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DDoS Is Still a Threat and It Matters How You Handle It

July 18, 2018
Brad Puckett

Despite a growing awareness and preparation for distributed denial-of-service (DDoS) attacks, the overall arc of DDoS attacks is not weakening, but actually gaining more attention from the companies and personnel who have experienced these threats first-hand.

IDC, a global provider of IT market intelligence, recently released findings from a U.S. DDoS Prevention Survey of C-level and senior-level IT personnel in organizations of more than 500 employees. The survey found that 53% of organizations surveyed were the target of a DDoS attack within the past 12 months. 

A shift to more sophisticated attacks

Denial-of-service attacks have been around for decades and are not particularly sophisticated—at least considering the most modern cyberattack standards—but DDoS attacks continue to be a common go-to method for revengers, hacktivists and script kiddies, alike. 

DDoS attacks have been traditionally volumetric—the attack involves diminishing a target’s service by overwhelmingly flooding the service with a botnet-driven influx of requests. Since the requests originate  from multiple source locations (the “botnet”), a single source denial-of-access can’t defend it. Hence, the “distributed” in DDoS. Volumetric attacks comprise over 50% of the DDoS attacks happening today. 

In the last few years, there is has been a shift to slightly more sophisticated DDoS attack strategies.  Research shows that there has been a sharp increase in multi-vector DDoS attacks, which basically shift the type of DDoS from one vector to another. For example, an attack may start with a flood of SYN packet requests from multiple sources—botnet—that each leave a partially open socket and rapidly decrease bandwidth, then quickly shift to an application-layer DDoS attack that exhausts network resources. Effectively a misdirection play, multi-vector DDoS attacks require a specific defense strategy that has not always been in place and may not be at the forefront of every cyber defense team’s playbook.  Additionally, modern DDoS attacks can be TCP State Exhaustion attacks, which target a specific server or group of servers and attempt to occupy and overwhelm the total number of connections that a server can maintain, and the application-level DDoS attacks that exploit weaknesses in an application to consume CPU cycles and processing power.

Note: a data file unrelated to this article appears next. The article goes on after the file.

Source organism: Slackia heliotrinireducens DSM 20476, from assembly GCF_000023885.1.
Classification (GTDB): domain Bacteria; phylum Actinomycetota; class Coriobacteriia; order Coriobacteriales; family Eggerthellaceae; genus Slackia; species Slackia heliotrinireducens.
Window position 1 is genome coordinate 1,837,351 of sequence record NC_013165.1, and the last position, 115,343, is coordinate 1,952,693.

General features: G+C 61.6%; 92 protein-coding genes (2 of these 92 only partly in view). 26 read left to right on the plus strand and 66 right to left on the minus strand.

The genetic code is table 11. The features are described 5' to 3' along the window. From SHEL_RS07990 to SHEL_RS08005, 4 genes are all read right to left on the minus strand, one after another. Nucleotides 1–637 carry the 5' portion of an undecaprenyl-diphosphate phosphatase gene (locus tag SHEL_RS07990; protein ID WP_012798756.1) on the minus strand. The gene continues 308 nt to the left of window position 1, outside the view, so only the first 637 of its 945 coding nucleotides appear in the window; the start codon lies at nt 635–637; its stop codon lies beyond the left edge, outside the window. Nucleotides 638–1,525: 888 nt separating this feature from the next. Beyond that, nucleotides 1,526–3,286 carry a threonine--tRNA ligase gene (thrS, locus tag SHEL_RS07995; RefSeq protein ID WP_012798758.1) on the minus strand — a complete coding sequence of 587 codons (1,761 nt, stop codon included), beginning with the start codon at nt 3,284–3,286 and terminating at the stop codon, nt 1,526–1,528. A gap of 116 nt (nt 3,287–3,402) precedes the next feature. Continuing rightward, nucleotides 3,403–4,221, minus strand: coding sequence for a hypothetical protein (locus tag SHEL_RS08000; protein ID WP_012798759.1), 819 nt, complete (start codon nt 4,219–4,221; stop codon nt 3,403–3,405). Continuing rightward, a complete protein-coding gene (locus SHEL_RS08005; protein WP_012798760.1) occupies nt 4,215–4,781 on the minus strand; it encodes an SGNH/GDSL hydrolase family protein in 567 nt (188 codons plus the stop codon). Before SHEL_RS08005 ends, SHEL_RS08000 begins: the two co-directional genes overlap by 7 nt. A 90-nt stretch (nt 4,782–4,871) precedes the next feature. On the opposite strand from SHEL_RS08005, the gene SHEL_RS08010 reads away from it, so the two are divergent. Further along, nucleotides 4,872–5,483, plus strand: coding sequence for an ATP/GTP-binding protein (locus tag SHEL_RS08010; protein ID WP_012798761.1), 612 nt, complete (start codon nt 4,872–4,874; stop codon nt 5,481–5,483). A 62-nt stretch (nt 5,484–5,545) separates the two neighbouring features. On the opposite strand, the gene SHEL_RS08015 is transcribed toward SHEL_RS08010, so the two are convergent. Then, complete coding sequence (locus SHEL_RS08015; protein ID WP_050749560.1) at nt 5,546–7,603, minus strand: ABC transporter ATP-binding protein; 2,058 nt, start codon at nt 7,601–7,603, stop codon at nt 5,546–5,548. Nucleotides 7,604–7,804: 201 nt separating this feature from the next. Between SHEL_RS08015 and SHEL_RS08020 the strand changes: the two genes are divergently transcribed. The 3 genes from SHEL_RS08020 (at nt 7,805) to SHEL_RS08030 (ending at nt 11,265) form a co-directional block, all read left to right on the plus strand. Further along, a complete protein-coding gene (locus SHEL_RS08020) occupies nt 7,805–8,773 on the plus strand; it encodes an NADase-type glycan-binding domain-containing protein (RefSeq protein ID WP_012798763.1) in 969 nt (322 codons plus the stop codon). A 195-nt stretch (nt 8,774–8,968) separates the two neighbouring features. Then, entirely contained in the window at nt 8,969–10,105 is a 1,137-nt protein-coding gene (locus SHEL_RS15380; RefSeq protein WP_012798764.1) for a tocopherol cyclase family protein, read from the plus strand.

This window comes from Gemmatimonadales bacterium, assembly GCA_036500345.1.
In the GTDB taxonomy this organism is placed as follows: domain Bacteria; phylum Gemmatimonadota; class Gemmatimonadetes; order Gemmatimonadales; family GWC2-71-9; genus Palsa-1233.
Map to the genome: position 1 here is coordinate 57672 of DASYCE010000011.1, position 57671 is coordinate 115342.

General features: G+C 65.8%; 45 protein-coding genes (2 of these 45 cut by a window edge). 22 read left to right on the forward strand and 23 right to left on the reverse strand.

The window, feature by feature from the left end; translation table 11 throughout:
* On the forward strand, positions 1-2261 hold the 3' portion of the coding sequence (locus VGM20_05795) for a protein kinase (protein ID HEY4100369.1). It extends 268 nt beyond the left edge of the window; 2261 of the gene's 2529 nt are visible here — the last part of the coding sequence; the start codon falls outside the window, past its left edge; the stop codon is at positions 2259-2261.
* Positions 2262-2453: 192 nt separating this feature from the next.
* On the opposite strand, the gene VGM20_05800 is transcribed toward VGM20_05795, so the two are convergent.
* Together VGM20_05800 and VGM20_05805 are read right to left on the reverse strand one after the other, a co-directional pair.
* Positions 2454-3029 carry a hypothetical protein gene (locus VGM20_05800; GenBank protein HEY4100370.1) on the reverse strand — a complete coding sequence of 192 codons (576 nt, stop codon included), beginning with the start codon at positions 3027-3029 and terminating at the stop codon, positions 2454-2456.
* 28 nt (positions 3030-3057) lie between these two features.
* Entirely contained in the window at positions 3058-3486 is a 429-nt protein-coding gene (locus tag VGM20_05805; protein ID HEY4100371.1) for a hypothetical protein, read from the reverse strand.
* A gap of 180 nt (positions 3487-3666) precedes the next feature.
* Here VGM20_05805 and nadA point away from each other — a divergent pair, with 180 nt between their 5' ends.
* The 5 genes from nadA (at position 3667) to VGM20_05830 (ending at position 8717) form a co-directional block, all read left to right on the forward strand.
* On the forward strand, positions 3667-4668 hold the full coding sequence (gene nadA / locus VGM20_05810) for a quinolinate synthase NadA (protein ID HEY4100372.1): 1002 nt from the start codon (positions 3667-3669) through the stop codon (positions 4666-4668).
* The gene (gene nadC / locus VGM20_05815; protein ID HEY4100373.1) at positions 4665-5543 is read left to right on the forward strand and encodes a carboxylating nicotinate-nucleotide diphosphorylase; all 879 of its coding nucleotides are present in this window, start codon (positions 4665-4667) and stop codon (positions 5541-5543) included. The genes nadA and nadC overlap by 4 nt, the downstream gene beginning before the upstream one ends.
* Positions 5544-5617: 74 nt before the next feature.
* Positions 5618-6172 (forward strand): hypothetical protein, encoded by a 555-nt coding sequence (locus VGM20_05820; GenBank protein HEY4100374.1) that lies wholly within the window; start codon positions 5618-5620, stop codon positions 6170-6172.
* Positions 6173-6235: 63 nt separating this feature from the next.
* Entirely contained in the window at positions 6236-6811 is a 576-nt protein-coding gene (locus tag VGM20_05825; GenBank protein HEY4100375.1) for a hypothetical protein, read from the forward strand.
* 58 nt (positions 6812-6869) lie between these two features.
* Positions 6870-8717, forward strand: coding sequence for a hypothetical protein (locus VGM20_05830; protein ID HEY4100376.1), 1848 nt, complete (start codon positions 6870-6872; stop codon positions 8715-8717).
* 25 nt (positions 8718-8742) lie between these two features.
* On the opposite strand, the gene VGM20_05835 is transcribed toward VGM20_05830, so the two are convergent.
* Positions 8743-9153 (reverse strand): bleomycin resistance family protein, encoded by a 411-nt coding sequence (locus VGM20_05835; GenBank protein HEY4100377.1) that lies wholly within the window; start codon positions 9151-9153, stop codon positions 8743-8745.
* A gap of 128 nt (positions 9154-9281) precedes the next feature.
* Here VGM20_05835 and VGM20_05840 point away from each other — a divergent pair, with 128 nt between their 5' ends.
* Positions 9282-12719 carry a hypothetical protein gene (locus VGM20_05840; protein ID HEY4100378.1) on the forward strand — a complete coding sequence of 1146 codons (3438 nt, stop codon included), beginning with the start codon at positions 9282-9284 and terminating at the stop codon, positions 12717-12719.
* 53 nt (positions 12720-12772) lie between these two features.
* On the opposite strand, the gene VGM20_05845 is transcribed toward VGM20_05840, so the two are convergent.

How organizations are tackling the DDoS problem

Typically, most organizations of significant size or with sensitive vulnerabilities have handled this type of security using in-house and point security methods. However, the IDC survey found that a significant number of organizations are turning to other methods specifically to address DDoS concerns. After all, in the cybersecurity landscape there are many areas that should keep you up at night, but if your revenue depends on your services, having them denied basically nullifies any reason to have them in the first place. As part of this progressive anti-DDoS movement, there are several directions organizations can take to move from point product-based concepts and to shift the work and management effort to a third party. 

The latest information shows that organizations are turning to cloud providers, Managed Security Service Providers (MSSP), and various security vendors for support in combatting DDoS attacks. Further, there seems to be a trend toward a hybrid solution to solve for the multi-vector DDoS attack problem. 


One of the best defenses to mitigate DDoS attacks is infrastructure-related. Proper defense requires a scalable network with robust features that provide enough bandwidth for the redirection and “scrubbing” needed to mitigate the attack while it is happening, while simultaneously maintaining enough bandwidth to continue business operations uninterrupted. Cloud service providers usually provide skillfully-designed DDoS mitigation plans. After all, a cloud provider’s job is to scale and manage traffic as necessary. That is the service they provide, unlike most businesses who provide other services and see IT and security services as a necessary expense of doing business.